Content, content, content. It’s an obvious part of any interactive experience. In fact, you’ve probably heard content is king, or queen, or some sort of royalty. Yet, content is elusive. Often, you don’t realize your content isn’t cutting it until it’s too late. Does any of this sound familiar?
The Real Solution
No SEO trick and no technology product alone will solve the content problem for you. The real solution to the content problem is hard work that demands change in your (or your company’s) approach to planning, designing and developing interactive experiences. That’s what gets results. There’s no shortcut. And indeed, the path to content that counts is a hard road. But it cannot be the excuse for compromising the quality of experience we provide to our users.
Content strategy is planning for every aspect of content to get results. That goes far beyond writing the copy. When getting strategic about content, focus on three key areas: analysis, editorial and architecture. While explaining content strategy in detail literally requires a book (or two or three), I’d like to share with you a concise introduction to each area in this article.
Figure 1: Content strategy usually involves analysis, editorial and architecture.
Analysis is taking a magnifying glass to your content situation. The better you understand it, the better you can plan exactly what needs to change to reach the results you’d like to have. Two typical activities in the analysis phase are a content audit and a context analysis. Sometimes, these activities are lumped together into a content analysis. The exact term is not that important as long as you do the analysis thoroughly.
An audit is a close review of your existing content. If you have any content to start with, you need to know exactly what it is. The audit tells you what you’re working with. By the end of an audit, you’ll have answers to questions such as:
- What content types, formats and topics do you have?
- What is the quality of your content? (For help, consult this content quality checklist.)
- How is your content structured?
- Where do you have obvious content gaps and overlaps, or redundancies?
When you’re ready to try a complete content audit yourself, check out the guide Content Analysis: A Practical Approach.
A context analysis looks at the elements that surround and affect your content. At a minimum, consider and answer these questions about your goal, your users, and your processes.
- What is your business or organizational goal? Why?
- How will content help you achieve that goal?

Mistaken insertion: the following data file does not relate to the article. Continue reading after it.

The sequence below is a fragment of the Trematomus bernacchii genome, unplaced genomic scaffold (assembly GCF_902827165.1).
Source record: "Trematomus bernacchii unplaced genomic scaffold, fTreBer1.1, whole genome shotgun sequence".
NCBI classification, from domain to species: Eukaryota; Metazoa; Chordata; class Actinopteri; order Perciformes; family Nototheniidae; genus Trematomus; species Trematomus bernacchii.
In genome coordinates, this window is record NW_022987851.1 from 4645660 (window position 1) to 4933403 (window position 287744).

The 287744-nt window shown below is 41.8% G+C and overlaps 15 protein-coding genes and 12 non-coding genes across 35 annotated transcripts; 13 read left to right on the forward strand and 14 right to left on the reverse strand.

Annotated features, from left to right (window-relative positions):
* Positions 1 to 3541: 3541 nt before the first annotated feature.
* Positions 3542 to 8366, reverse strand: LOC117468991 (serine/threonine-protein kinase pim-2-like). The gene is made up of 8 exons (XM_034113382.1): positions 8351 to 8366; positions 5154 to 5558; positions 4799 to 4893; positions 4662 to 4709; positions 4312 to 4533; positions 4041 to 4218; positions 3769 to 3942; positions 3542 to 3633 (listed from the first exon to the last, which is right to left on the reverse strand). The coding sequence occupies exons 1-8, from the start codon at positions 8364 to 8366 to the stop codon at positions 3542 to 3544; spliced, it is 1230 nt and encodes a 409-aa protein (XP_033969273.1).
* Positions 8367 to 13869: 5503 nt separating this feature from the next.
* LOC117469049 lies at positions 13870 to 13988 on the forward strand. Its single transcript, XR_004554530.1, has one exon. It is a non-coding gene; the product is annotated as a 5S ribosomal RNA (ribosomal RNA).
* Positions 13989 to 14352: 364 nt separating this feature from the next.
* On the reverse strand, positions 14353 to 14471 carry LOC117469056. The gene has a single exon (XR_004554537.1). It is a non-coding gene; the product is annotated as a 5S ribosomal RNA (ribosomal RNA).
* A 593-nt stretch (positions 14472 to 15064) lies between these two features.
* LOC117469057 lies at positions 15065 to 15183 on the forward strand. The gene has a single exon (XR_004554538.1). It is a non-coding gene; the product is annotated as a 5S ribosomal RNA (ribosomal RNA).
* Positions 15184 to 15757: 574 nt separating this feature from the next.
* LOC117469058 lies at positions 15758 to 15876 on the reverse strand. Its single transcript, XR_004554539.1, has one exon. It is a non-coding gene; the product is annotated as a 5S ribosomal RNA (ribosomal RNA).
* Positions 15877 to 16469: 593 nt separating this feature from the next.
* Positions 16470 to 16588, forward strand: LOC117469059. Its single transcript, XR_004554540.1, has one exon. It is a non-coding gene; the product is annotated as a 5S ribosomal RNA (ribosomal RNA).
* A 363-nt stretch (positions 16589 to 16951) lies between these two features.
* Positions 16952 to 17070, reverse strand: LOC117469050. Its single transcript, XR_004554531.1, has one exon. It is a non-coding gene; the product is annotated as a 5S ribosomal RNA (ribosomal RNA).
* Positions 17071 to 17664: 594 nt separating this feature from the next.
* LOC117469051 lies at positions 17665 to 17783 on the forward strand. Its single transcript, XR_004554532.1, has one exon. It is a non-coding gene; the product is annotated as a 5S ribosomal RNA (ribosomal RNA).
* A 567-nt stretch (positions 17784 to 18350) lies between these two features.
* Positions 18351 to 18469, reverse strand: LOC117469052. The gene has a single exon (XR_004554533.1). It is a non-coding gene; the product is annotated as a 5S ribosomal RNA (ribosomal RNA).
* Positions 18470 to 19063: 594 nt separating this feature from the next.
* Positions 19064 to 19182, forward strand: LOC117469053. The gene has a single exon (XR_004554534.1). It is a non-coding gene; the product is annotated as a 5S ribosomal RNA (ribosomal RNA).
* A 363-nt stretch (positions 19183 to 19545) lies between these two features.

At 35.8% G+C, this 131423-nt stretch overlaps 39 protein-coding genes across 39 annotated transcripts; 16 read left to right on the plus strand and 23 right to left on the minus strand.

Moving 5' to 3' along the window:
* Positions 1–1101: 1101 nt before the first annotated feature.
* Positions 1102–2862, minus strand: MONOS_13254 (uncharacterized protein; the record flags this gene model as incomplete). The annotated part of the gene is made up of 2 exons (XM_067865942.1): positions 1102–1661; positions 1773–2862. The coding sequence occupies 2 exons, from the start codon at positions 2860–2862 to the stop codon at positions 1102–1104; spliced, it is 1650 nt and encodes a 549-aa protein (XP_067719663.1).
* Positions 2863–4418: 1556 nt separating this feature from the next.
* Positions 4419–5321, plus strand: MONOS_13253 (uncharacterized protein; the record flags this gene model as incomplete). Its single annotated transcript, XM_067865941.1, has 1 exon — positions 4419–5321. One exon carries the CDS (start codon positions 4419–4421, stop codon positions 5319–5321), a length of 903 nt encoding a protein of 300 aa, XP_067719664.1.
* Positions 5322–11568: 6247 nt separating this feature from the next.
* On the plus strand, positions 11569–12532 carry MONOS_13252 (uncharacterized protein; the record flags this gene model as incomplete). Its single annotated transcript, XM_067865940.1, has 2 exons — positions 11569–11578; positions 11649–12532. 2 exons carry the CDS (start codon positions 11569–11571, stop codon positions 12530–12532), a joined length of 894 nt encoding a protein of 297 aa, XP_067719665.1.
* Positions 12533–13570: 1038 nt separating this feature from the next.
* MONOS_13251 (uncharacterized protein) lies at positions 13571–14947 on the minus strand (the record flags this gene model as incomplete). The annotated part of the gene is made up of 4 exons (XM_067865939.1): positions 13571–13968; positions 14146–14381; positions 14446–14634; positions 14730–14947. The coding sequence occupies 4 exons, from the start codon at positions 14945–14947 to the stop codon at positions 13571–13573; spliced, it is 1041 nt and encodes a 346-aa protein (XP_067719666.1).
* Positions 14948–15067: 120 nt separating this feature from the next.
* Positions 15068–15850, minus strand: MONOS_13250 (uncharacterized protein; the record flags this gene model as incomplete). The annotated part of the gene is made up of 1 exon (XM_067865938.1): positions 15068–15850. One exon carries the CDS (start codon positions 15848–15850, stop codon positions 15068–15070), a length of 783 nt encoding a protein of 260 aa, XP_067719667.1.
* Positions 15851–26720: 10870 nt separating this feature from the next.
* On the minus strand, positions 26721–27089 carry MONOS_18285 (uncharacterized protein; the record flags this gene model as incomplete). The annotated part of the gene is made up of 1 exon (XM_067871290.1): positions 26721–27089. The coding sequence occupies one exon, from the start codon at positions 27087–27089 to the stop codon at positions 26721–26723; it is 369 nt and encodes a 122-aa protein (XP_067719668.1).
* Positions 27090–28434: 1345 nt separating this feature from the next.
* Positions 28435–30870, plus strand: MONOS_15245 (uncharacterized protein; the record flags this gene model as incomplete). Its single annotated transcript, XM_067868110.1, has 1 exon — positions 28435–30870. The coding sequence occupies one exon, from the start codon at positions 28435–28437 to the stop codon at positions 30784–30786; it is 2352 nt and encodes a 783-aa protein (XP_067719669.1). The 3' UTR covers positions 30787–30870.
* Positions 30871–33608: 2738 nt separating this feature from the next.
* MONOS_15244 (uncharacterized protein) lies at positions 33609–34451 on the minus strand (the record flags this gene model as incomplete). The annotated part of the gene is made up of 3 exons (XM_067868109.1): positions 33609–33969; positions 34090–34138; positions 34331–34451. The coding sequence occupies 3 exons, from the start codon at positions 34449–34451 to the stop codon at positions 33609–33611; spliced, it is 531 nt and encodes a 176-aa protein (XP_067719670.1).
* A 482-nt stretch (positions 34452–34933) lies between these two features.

Users / Audience
- Who are your users, or the people you want to attract and influence? Why?
- Where (in what channels) are your users looking for content — on websites, on mobile, on social networks?
- If you have an existing website or interactive experience, how is it performing?
Processes / Ecosystem
- How do you create, maintain and govern content now?
- How do you plan to do so when you launch the website or interactive experience?
- What are your competitors doing in the realm of content?
As a simple example, let’s look at American Express’ OPEN Forum, a site for small business owners. Why did American Express want to attract and influence these users? Because reaching these users was a step toward their business goal. Mary Ann Fitzmaurice Reilly, SVP of Partnerships & Business Development for American Express OPEN, notes, “…our biggest opportunity is with small business growth — if they grow, we grow.” And, American Express decided to help them grow through a unique approach to content. Rather than create more content about their credit cards, American Express decided to create content about small business owner concerns. (More about this approach in the next section, 2. Editorial.)
We could discuss analysis for days, but I’d like to introduce other aspects of content strategy to you as well. For a more detailed explanation of this analysis, I highly recommend the analysis chapter of Content Strategy for the Web by Kristina Halvorson. Also, I shared my step-by-step experience in the presentation Content Analysis: Know Thy Content.
The real benefit of analysis is ideas and insights for planning content editorial and architecture. So, let’s take a closer look at those sides of content, using the OPEN Forum as an example along the way.
Editorial plans mostly for the people side of content, such as:
- What style or voice should your content have to attract and resonate with users?
- What topics and themes should your content cover and when?
- Who is responsible for what content?
- What are your standards or criteria for credible content?
Many businesses and organizations who are not media properties completely lack editorial oversight for their websites and other interactive experiences. That can result in problems ranging from errors to missing a competitive advantage. Let’s turn back to our OPEN Forum example. In the world of finance, much content is a combination of dull explanations or legal mumbo jumbo. OPEN Forum takes a different approach.
The design might not look dramatically different from other finance sites, but the content is much different. To help small businesses, OPEN Forum regularly offers credible content about topics that small business owners care about. American Express produces some content, invited expert columnists create some content, and small business users contribute some content. Even though different authors contribute content, the content is original to OPEN Forum. Can you notice how different it is from aggregating random content or simply optimizing pushy landing pages? Through its consistent voice and handy content on OPEN Forum, American Express has positioned itself as a trusted advisor to small businesses. Because the articles, videos, and podcasts are deeply useful to small business users, they’re far more valuable to American Express.